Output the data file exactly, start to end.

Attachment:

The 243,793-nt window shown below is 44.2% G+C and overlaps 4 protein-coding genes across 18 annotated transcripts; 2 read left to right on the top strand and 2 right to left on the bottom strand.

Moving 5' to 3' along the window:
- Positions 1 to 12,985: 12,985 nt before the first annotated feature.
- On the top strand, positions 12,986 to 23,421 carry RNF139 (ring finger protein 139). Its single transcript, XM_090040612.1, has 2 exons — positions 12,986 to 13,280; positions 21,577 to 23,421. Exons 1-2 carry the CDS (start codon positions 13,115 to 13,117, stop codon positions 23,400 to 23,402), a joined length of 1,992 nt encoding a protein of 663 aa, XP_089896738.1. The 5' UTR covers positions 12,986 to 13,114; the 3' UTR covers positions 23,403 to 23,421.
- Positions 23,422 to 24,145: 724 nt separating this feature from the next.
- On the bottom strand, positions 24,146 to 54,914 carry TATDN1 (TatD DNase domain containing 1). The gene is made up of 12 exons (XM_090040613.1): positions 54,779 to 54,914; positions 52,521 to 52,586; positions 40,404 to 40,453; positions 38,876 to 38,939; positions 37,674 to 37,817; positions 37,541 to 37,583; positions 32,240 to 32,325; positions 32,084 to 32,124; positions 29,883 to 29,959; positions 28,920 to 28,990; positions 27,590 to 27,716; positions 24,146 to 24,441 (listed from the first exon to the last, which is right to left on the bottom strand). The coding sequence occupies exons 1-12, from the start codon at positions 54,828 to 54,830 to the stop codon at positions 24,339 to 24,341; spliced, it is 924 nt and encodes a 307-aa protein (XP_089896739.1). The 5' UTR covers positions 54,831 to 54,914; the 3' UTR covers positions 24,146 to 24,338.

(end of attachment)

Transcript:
The 243,793-nt window shown below is 44.2% G+C and overlaps 4 protein-coding genes across 18 annotated transcripts; 2 read left to right on the top strand and 2 right to left on the bottom strand.

Moving 5' to 3' along the window:
- Positions 1 to 12,985: 12,985 nt before the first annotated feature.
- On the top strand, positions 12,986 to 23,421 carry RNF139 (ring finger protein 139). Its single transcript, XM_090040612.1, has 2 exons — positions 12,986 to 13,280; positions 21,577 to 23,421. Exons 1-2 carry the CDS (start codon positions 13,115 to 13,117, stop codon positions 23,400 to 23,402), a joined length of 1,992 nt encoding a protein of 663 aa, XP_089896738.1. The 5' UTR covers positions 12,986 to 13,114; the 3' UTR covers positions 23,403 to 23,421.
- Positions 23,422 to 24,145: 724 nt separating this feature from the next.
- On the bottom strand, positions 24,146 to 54,914 carry TATDN1 (TatD DNase domain containing 1). The gene is made up of 12 exons (XM_090040613.1): positions 54,779 to 54,914; positions 52,521 to 52,586; positions 40,404 to 40,453; positions 38,876 to 38,939; positions 37,674 to 37,817; positions 37,541 to 37,583; positions 32,240 to 32,325; positions 32,084 to 32,124; positions 29,883 to 29,959; positions 28,920 to 28,990; positions 27,590 to 27,716; positions 24,146 to 24,441 (listed from the first exon to the last, which is right to left on the bottom strand). The coding sequence occupies exons 1-12, from the start codon at positions 54,828 to 54,830 to the stop codon at positions 24,339 to 24,341; spliced, it is 924 nt and encodes a 307-aa protein (XP_089896739.1). The 5' UTR covers positions 54,831 to 54,914; the 3' UTR covers positions 24,146 to 24,338.